super.onCreate(savedInstanceState);

    Thread.setDefaultUncaughtExceptionHandler(new UncaughtExceptionHandler(this));

    setContentView(R.layout.main);

    // Your mechanism is ready now.. In this activity from anywhere if you get force close error it will be redirected to the CrashActivity.
}}

you can download zip file from this link

http://trivedihardik.wordpress.com/2011/08/20/how-to-avoid-force-close-error-in-android/

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  • 1
    is there any way to continue on current activity after crash ?
    – mahdi
    Feb 2 '15 at 8:40
  • u can change this line Intent intent = new Intent(myContext, CrashActivity.class);
    – Nithinlal
    Feb 2 '15 at 8:51
  • which activity u what to open when force close occur
    – Nithinlal
    Feb 2 '15 at 8:51
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    not open other activity, if app crash on one activity after crash continue on same activity
    – mahdi
    Feb 2 '15 at 9:02
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If you had implemented onSaveInstanceState () and onRestoreInstanceState(), you could replace CrashActivity.class with the activity that caused the crash. See http://developer.android.com/reference/android/app/Activity.html.

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I was having a similar problem and ended up on this page because I couldn't understand why my app wasn't catching the exception I was throwing. It turns out it was for an obvious reason, so I will share.

In my case, I had some code that was receiving JSON data from an HTTPS request. This caused the compiler to whine and I had to put a try/catch around the code parsing the JSON. So far, so good.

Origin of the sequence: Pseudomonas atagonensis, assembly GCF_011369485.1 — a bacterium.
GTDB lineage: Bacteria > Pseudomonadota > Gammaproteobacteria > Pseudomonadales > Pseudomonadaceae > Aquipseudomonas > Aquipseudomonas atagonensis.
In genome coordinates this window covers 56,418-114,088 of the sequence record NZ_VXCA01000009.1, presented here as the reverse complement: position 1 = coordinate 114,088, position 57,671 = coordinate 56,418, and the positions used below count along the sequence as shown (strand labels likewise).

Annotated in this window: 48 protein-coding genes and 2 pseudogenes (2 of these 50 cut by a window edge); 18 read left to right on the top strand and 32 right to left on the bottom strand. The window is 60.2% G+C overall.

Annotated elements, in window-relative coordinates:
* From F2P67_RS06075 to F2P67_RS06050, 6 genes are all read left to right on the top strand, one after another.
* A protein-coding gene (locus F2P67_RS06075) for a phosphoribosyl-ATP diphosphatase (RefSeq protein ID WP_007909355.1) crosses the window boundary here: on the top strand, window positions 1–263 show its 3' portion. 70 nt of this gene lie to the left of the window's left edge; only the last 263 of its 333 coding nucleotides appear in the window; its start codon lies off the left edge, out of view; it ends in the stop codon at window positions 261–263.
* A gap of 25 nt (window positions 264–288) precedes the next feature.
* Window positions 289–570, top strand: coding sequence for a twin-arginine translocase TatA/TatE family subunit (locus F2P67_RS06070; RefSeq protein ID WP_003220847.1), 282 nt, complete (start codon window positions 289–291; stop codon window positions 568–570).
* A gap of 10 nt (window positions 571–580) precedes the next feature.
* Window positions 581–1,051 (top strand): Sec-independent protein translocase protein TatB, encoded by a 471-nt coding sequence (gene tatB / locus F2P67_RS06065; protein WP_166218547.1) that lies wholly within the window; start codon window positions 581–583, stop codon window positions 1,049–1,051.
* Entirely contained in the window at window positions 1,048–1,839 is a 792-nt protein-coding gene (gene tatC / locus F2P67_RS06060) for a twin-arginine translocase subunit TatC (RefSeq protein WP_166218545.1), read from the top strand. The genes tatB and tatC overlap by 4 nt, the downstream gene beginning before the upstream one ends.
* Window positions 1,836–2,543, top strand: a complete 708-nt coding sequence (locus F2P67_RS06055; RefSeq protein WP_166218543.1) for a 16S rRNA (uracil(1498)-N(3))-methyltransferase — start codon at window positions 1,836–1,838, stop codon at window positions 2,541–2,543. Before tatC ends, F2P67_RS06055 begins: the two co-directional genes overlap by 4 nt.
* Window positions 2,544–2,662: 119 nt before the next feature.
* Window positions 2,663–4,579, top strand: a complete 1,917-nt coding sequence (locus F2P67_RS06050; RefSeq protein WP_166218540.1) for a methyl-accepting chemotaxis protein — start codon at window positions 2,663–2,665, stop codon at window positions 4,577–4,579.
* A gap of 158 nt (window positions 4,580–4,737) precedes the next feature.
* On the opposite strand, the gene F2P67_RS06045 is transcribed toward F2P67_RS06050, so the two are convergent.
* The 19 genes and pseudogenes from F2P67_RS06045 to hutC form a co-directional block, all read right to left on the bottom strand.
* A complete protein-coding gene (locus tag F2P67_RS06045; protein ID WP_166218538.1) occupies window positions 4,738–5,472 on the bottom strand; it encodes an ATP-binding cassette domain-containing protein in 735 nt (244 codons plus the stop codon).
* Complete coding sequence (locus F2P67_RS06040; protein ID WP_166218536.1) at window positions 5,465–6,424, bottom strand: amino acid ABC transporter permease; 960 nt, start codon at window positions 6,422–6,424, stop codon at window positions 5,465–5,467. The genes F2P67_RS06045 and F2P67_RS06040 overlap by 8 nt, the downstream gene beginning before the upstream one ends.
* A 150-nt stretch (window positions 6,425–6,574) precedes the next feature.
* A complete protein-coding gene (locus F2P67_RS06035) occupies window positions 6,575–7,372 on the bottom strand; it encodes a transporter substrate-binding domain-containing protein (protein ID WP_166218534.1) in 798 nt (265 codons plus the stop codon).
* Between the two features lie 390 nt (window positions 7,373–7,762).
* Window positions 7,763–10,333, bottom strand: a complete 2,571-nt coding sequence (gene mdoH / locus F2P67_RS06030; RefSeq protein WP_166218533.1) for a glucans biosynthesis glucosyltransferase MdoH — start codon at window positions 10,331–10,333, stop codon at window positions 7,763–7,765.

The JSON contained among other things version strings in a custom format and I wanted to compare that version string to the version of firmware on a device that the app is connected to. So I created a class that takes the version string and parses it into its various components and then uses them in a specific order to make comparisons. In the constructor where I'm parsing the string into components, I throw an exception if the string is invalid. Again, that's fine and totally normal.

The guys who work on the firmware tell me my app crashes. OK - gotta figure out why. Turns out they are putting an invalid version string into the firmware. OK - that's fine. What should happen is that the Version class throws an exception which is caught by my try/catch and just prevents the logic related to the version comparison and it won't show a firmware update available which is OK in this (unusual) situation.

After racking my brain to figure out why the exception isn't being caught I finally figure out it is because my try/catch is catching a JSONException whereas my Version class throws a RuntimeException.

So if you can't figure out why your try/catch isn't catching an exception you think it should catch and you end up here, double check what kind of exception you are dealing with and make sure you have the appropriate type for the catch.